Human Lives Human Rights: One of the major headaches for the United States in the Gulf region is the United Arab Emirates. The Afghan Taliban and their militant partners the Haqqani network earn “significant funds” through UAE-based businesses, according to one report.
The Taliban extort money from the large Pashtun community in the UAE, which is home to 1 million Pakistanis and 150,000 Afghans. They also fundraise by kidnapping Pashtun businessmen based in Dubai or their relatives.
“Some Afghan businessmen in the UAE have resorted to purchasing tickets on the day of travel to limit the chance of being kidnapped themselves upon arrival in either Afghanistan or Pakistan,” the report says.
Last January US intelligence sources said two senior Taliban fundraisers had regularly travelled to the UAE, where the Taliban and Haqqani networks laundered money through local front companies.
One report singled out a Kabul-based “Haqqani facilitator”, Haji Khalil Zadran, as a key figure. In an effort to stem the flow of funds American and UAE officials are increasingly co-operating to catch the “cash couriers” – smugglers who fly giant sums of money into Pakistan and Afghanistan.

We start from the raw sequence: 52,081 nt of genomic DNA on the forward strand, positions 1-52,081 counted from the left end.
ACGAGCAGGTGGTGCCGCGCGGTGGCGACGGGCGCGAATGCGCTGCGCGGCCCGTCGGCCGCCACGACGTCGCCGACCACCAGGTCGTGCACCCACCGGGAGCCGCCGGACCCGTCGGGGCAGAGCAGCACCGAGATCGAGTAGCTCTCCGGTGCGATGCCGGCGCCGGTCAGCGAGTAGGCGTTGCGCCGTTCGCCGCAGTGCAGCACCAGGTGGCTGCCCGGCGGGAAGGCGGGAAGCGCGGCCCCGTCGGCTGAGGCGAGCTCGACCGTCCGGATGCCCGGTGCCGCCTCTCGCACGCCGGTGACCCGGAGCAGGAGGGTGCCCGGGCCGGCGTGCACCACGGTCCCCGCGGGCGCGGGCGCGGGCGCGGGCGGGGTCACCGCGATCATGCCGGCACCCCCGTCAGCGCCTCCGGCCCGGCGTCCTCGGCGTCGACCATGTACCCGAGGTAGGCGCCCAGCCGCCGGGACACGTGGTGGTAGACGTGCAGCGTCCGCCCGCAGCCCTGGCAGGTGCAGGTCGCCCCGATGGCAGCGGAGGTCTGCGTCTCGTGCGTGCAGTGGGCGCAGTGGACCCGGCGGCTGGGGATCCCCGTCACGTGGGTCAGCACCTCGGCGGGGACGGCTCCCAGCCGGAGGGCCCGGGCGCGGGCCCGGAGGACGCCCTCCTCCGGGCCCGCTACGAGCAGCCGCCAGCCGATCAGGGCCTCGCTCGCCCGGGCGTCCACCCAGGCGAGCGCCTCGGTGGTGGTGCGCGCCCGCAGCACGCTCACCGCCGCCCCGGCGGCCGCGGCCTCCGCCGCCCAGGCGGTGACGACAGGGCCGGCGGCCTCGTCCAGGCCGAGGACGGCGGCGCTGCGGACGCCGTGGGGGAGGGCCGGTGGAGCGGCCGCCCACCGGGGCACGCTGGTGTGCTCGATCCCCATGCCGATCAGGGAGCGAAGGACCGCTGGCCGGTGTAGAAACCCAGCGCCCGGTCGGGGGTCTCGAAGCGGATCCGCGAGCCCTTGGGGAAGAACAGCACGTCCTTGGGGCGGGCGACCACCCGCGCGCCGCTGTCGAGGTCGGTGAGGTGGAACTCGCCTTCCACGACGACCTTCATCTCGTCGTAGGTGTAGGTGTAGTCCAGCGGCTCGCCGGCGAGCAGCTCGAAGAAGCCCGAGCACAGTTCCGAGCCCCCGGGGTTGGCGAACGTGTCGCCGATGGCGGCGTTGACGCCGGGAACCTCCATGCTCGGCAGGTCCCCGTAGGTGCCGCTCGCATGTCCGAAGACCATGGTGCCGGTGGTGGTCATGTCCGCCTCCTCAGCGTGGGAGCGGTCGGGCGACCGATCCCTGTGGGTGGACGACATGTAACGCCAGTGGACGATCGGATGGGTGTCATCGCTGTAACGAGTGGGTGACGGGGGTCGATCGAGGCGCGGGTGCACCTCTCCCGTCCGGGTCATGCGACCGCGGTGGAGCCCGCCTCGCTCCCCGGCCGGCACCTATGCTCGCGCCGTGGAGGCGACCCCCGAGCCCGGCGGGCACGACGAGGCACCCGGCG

US officials remain concerned that the Saudis will continue to fund al-Qaeda and other terrorist groups.
In April 2008, Undersecretary of the Treasury for Terrorism and Financial Intelligence Stuart Levey told the Senate Finance Committee that the Saudi government is “serious about fighting Al Qaeda in the kingdom, and they do,” and argued that Saudi officials’ “seriousness of purpose with respect to the money going out of the kingdom is not as high.” He added, “Saudi Arabia today remains the location from which more money is going to… Sunni terror groups and the Taliban than from any other place in the world.”
Al Qaeda affiliated terrorist attacks in Saudi Arabia from 2003 to 2006 appear to have given added impetus to the Saudi leadership in expanding counter-terrorist financing efforts. Since mid-2003, the Saudi government has: set up a joint task force with the United States to investigate terrorist financing in Saudi Arabia; shuttered some charitable organizations suspected of terrorist ties; passed anti-money laundering legislation; banned cash collections at mosques; centralized control over some charities; closed unlicensed money exchanges; and scrutinized clerics involved in charitable collections. 15 of the 19 9/11 hijackers were from Saudi Arabia.